Yearly Archives: 2008


Dear Sweet Blair,

You are a gift to our lives and cake for our souls. I will forever think of you with a pair of pink “granny panties” stuck to your back! I was thinking this week that after 40 (some odd) years, I am just now learning to stand in my own shoes (a miracle, that). And I am sure that if I went to the mirror right now, I will have a pair of granny panties (or worse) on my own back.

(I once crossed the entire dining room of a very chic New York restaurant with a stream of toilet paper at least 8 foot long attached to my heel. My bridal train.)

Thank you for coming to Atlanta, for bravely threading your needle, for standing there in your own shoes and then for writing about it. We love you dearly…

Confessions of a Sewing Basket Case

–Blair Hobbs

After attempting to sew at the “Feeding Desire” workshop in Atlanta, I more than ever respect those who are nimble with needle and thread.

To several confident attendees, I explained how I once cross-stitched a stuffed doll to an art project canvas, and although I was proud of the initial outcome, I was mortified when I discovered that in my stitching process, I had stupidly sewn the backside of the canvas to my skirt. I stood up and the entire contents of my lap were attached: canvas, stuffed doll, and cute not-bought-on-sale linen skirt. I had to unzip, violently shimmy, and toss the whole tangled affair into the trash. Over the years, my sewing has demonstrated zero improvement. If Natalie had awarded whipstitch badges at the end of the workshop, I would have left the presentation as one empty-handed little Girl Scout.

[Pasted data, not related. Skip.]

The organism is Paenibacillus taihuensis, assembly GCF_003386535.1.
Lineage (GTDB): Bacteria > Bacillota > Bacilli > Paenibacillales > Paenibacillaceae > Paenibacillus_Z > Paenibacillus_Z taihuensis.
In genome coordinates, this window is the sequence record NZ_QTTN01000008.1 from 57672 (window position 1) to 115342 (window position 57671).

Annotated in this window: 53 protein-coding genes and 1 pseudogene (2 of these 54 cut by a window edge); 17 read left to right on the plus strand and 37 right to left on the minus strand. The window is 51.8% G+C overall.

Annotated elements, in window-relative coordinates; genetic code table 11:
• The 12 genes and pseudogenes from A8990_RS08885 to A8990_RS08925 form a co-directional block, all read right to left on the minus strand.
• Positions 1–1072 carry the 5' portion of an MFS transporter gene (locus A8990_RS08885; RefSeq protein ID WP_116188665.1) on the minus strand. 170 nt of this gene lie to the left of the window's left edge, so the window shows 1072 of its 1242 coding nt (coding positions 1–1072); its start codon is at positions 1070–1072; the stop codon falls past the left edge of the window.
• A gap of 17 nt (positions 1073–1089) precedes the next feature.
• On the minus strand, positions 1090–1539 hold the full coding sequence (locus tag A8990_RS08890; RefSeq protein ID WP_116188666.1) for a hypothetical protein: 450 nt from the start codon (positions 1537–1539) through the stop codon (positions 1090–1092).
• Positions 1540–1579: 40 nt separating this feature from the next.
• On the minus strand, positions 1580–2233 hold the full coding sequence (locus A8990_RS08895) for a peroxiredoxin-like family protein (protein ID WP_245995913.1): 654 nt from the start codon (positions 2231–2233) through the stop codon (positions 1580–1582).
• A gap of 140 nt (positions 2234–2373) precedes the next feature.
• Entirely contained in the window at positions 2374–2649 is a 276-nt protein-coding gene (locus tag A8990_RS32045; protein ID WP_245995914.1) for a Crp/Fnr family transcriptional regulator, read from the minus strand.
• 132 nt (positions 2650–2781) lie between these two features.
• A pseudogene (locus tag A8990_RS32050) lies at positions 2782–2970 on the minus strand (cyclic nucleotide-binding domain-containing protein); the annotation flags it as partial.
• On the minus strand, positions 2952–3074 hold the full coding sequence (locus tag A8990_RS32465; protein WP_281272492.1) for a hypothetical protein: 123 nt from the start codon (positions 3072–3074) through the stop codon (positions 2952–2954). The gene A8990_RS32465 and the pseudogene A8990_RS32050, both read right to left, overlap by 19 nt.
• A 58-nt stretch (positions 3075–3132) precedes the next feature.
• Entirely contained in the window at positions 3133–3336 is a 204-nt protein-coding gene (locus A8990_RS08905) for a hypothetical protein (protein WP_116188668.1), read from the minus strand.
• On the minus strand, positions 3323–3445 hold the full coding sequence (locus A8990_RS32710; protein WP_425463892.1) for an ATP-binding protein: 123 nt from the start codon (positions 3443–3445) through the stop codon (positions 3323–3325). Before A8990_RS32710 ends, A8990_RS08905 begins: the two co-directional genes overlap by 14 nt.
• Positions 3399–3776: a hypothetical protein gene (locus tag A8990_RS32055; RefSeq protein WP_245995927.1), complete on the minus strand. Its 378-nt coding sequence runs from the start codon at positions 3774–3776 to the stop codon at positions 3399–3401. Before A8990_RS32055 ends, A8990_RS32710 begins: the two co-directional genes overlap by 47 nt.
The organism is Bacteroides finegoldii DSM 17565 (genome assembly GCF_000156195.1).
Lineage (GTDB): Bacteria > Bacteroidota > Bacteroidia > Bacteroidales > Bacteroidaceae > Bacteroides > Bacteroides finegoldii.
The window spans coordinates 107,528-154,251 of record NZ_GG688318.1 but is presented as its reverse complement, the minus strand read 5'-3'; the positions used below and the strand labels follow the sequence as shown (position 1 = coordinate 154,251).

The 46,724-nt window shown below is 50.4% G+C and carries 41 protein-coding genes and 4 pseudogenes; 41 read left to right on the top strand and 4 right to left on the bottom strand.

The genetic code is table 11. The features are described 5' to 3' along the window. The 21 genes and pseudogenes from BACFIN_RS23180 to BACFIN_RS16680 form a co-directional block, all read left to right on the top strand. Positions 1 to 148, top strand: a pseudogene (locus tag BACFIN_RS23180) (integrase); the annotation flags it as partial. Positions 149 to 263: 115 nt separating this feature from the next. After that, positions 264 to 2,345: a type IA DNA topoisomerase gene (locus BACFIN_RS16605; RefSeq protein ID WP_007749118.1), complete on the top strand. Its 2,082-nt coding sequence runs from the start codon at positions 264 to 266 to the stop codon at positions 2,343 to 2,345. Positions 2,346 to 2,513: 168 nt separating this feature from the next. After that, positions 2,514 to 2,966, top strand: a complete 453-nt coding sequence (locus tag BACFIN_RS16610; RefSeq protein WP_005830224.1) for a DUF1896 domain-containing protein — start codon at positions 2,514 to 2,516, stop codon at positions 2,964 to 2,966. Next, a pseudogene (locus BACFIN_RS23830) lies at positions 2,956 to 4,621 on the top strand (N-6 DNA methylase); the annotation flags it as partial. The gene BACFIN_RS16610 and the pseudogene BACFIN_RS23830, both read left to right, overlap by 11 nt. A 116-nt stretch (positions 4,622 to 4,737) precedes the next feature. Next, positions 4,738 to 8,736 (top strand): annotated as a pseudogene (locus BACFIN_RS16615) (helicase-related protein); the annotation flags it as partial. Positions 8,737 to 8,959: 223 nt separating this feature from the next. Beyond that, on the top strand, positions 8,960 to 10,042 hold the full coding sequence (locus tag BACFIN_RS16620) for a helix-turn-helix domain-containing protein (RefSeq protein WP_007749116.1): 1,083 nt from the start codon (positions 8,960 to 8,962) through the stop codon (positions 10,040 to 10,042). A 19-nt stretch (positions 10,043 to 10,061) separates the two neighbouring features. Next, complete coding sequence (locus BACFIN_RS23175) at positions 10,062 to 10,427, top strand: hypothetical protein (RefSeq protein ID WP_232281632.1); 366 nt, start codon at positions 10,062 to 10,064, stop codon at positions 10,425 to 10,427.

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Okay. If you live in the South (and perhaps everywhere else for that matter), summertime is filled with anonymous gifts left on your porch.

Martha Foose writes, “When it is not possible to eat all the squash that comes out of the backyard garden quickly enough, the Kornegays have admitted to leaving anonymous gifts on neighbors’ doorsteps under the cover of darkness. They, too, have been on the receiving end of this generous gesture.”

Well, let me attest to the fact that this has been “one particularly prolific summer” for crooknecked squash.

When I lived in Vienna, I visited a restaurant called “Panigl” just about every (other) night of the week. (Is my name still scrawled under the table at my seat?) Well, I used to love an antipasti dish of slow-roasted vegetables that seemed to melt in your mouth. My dear friend, Agatha Whitechapel, once told me how to make the dish and I have approximated her instructions here:

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I guess that I am the last person on the planet to learn about printing fabric with Spoonflower – well, just happens that way sometimes…

BUT, I have signed up on the list and can’t wait for my turn.

Until then, I will occupy myself playing with these great instructions for making repeats in Photoshop:

Learn more: How do I repeat an image to make a pattern?